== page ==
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Alcohol dependence severity related to impulse-control deficiency: study

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By Philippine News Agency

A study sheds new light on what happens in the brain when a person with alcohol use disorder, or AUD, is presented with an opportunity for “delay discounting,” namely forgoing a larger reward later in favor of a significantly smaller one sooner.

One of the questions asked in the study, published in the journal Alcohol and Alcoholism, to 17 alcohol-dependent individuals while their brain activity was monitored with functional magnetic resonance imaging, or fMRI, was: Would you rather receive 55 U.S. dollars today or 75 dollars two months from now?

Credit: Pixabay / MANILA BULLETIN

Credit: Pixabay / MANILA BULLETIN

In the research by psychological scientist Anita Cservenka of the Oregon State University (OSU) College of Liberal Arts and researchers at the University of California, Los Angeles, each subject read a series of 27 questions on a screen and had five seconds per question to answer via an electronic pad resting on his or her stomach.

As they lay still in the MRI tube, choosing a smaller amount of money sooner was categorized as an SS response; a larger amount later was classified as LL. On average, participants gave an SS response about two-thirds of the time, while fMRI more likely showed that he or she hadn’t activated the “cognitive control” region of the brain as much as someone with a lower level of dependency would have.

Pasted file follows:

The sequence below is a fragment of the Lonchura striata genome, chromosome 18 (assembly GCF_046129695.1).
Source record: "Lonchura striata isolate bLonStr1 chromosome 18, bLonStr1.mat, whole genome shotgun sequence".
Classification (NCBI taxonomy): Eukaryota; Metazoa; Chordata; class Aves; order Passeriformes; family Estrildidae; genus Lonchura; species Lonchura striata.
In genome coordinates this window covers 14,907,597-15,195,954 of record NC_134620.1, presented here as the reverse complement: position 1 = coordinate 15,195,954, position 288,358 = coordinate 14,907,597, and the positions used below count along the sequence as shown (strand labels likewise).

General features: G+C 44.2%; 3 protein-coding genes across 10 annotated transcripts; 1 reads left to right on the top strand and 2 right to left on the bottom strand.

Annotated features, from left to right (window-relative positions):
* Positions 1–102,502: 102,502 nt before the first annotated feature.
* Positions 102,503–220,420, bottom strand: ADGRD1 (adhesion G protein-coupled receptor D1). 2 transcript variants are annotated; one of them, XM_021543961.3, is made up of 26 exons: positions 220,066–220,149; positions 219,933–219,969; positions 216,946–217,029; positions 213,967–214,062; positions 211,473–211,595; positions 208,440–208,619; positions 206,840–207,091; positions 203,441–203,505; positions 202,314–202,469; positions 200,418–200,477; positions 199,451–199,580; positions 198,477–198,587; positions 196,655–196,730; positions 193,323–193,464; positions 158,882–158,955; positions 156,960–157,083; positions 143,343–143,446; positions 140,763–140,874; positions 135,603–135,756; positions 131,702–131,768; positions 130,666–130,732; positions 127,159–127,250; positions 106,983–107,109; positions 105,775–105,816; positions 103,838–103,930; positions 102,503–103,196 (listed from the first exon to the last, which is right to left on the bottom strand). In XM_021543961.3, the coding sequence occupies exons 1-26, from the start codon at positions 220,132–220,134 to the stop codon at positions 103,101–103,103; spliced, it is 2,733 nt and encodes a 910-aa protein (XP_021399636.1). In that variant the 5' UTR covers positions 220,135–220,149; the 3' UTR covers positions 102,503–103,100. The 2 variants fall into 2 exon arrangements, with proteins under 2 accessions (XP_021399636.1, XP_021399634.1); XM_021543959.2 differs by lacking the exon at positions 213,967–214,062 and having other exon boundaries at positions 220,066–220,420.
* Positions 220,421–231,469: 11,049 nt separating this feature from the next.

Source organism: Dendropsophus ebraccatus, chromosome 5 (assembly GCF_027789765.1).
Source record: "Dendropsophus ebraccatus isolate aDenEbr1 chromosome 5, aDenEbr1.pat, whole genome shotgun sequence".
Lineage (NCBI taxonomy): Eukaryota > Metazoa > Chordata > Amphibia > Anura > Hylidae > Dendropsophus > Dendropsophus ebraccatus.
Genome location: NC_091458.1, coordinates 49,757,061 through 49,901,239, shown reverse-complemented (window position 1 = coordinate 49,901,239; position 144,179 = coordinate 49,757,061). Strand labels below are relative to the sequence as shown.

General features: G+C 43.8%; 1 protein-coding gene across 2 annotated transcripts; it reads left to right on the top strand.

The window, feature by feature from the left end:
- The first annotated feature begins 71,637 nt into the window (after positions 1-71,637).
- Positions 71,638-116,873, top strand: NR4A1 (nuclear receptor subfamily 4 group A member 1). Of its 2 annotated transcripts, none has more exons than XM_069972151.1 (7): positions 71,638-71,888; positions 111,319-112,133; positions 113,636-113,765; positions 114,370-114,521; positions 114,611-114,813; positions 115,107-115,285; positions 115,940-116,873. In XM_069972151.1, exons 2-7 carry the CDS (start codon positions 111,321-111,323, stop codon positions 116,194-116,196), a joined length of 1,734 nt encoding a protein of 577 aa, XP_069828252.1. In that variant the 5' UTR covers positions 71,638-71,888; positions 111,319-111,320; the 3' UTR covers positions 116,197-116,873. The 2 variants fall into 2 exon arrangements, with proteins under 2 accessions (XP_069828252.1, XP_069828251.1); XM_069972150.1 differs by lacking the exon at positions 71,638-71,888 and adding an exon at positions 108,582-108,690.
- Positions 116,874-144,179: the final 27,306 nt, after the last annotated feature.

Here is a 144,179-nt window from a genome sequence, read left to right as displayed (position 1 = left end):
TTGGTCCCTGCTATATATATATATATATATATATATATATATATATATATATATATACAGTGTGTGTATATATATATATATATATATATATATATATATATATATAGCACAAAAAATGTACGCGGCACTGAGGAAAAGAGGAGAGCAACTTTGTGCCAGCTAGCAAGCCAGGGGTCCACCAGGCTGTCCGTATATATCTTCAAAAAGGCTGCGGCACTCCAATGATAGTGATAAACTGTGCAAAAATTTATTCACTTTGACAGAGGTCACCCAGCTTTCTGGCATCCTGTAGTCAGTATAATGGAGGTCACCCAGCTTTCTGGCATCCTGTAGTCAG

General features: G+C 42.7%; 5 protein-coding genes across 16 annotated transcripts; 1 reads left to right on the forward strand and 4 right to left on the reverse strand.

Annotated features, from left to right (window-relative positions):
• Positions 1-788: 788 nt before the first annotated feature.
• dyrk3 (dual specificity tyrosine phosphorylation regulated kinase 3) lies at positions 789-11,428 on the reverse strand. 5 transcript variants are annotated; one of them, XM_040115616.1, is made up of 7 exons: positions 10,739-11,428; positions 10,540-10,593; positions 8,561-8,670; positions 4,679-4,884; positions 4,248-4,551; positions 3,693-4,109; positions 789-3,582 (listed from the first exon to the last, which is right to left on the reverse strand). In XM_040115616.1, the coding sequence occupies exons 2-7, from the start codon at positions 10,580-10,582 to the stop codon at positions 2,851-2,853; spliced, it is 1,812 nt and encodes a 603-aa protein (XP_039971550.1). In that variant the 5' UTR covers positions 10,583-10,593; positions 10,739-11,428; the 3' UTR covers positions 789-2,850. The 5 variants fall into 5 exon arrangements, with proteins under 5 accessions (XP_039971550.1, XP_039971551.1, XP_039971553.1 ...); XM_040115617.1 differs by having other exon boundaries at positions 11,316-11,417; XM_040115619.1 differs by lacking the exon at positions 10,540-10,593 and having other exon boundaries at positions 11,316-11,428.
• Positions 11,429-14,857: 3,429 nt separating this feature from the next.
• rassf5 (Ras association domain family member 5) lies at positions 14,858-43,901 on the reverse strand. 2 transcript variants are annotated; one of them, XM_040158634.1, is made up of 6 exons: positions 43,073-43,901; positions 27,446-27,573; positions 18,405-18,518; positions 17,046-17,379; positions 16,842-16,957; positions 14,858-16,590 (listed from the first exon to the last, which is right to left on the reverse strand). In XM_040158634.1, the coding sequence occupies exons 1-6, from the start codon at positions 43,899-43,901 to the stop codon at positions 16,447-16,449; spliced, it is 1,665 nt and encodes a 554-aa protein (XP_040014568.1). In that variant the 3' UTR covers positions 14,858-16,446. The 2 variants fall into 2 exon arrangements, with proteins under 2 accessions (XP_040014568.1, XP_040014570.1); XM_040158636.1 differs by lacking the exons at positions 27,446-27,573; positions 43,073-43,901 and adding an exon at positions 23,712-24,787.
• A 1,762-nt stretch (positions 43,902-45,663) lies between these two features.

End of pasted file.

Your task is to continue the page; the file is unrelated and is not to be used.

Severity of dependence appeared to negatively correlate with activity in the cognitive control regions when participants make impulsive decisions: the more dependent someone is, the less active the control part of his or her brain is.

“If you just look at the behavior of individuals, those with more severe alcohol use disorder had a trend toward steeper delay discounting,” Cservenka was quoted as saying in a news release from OSU on Monday. “How much they preferred smaller, immediate rewards was not significant, but it was a trend; the severity of the alcohol use disorder was positively associated with the wanting of smaller, immediate rewards.”

In addition, the scans indicated dysregulation in other regions associated with decision making and higher-order cognition. The participants showed greater activation of the brain’s reward-evaluation regions during “delayed decisions,” namely choosing the larger, later prize. Activation of those regions during delayed decisions is positively associated with alcohol dependence severity, indicating that individuals with greater dependence may need to activate those areas more to make less impulsive decisions.

While impulsivity tends to decline with age, Cservenka noted, adults with severe alcohol use disorder can show heightened levels of impulsivity compared to individuals without alcohol use problems.

The findings suggest that more effective AUD treatment could involve neuropsychological tasks designed to help patients train themselves to make more-reasoned, better-planned decisions by using cognitive control to rein in impulses.

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